Changing a faucet is a simple task that you actually should do once a year, to avoid having it ever drip. The general concept is easy enough, but here are some useful working tips:
Put a plug or strainer in the drain first, to catch screws and other little parts. This avoids having to extend the plumbing job to one of taking the drain apart to get that dropped screw.
Turn off the water, of course. If you don't have shut-off valves under the sink, it might be worth installing them to make the job easier next time.
The little plastic lid on the handles, which usually indicates Hot and Cold, can be pried off with a knife.
Remove the retaining screw (always a medium size cross type screw driver).
Now you need to unscrew the retaining screw that is holding on the washer. The problem is how to hold onto the faucet stem while using the screwdriver. Simply place the stem into the faucet handle. That will allow you to hold the much larger handle with one hand while unscrewing the retaining screw with the other.
Match the new washer to the old one. You don't want it too tight into the seat, nor rattling loose. For some fascinating information on washers, check out Washer Numbers.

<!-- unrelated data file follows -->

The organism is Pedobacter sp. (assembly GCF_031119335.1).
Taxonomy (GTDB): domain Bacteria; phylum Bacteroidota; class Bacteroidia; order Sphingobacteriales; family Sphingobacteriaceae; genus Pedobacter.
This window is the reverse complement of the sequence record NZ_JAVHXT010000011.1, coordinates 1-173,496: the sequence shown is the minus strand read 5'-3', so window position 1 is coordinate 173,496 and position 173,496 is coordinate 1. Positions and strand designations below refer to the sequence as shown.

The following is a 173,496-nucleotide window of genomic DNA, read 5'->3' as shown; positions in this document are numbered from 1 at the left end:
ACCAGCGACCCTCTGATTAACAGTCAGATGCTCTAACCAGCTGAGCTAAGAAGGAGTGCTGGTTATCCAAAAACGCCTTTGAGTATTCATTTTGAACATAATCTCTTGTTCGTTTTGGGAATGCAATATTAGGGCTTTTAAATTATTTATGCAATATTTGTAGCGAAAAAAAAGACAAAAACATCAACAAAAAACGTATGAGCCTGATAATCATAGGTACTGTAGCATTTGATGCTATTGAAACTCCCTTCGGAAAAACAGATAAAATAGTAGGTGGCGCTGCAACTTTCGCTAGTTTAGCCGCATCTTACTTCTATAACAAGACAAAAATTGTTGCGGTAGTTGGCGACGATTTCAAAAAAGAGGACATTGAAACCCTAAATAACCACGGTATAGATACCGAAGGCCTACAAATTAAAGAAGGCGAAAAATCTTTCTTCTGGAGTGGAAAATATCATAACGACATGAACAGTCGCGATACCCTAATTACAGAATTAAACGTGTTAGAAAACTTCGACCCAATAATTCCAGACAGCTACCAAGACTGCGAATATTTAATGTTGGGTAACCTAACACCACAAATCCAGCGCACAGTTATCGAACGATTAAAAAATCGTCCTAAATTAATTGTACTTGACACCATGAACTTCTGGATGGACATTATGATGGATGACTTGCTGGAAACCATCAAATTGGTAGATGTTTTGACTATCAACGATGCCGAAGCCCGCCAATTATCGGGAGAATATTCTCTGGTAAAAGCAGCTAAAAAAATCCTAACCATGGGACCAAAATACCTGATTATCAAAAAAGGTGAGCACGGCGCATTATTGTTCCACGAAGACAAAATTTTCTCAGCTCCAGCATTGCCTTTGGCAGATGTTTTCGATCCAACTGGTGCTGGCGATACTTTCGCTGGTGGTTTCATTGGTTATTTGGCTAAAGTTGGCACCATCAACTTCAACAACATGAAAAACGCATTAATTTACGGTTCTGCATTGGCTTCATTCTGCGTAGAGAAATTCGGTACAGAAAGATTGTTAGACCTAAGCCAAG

One more very important detail before you put it all back together. Hold the sleeve of the faucet stem and twist the handle as to open the faucet, like you want to turn on the water. This will draw the shaft of the stem back into the sleeve. If you don't do this, you will have a real problem screwing the stem back into place, because the rubber washer may be bottoming out in the faucet, preventing you from making a leak proof seal with all the rings that hold the stem in place.
The hot water washer always gets hard and leaks before the cold, but while you are at it you might as well replace both. If it still leaks after all of this, you may need to replace the 'seat', which is down in the bottom of the faucet. It is called the 'seat' because this is where the rubber washer 'seats' to close off the water. If you can get it out, take it to the store to find a match. You will need a 'seat wrench' to get it out, and on some very old faucets, it simply won't come out. Then it is in fact time for a new faucet.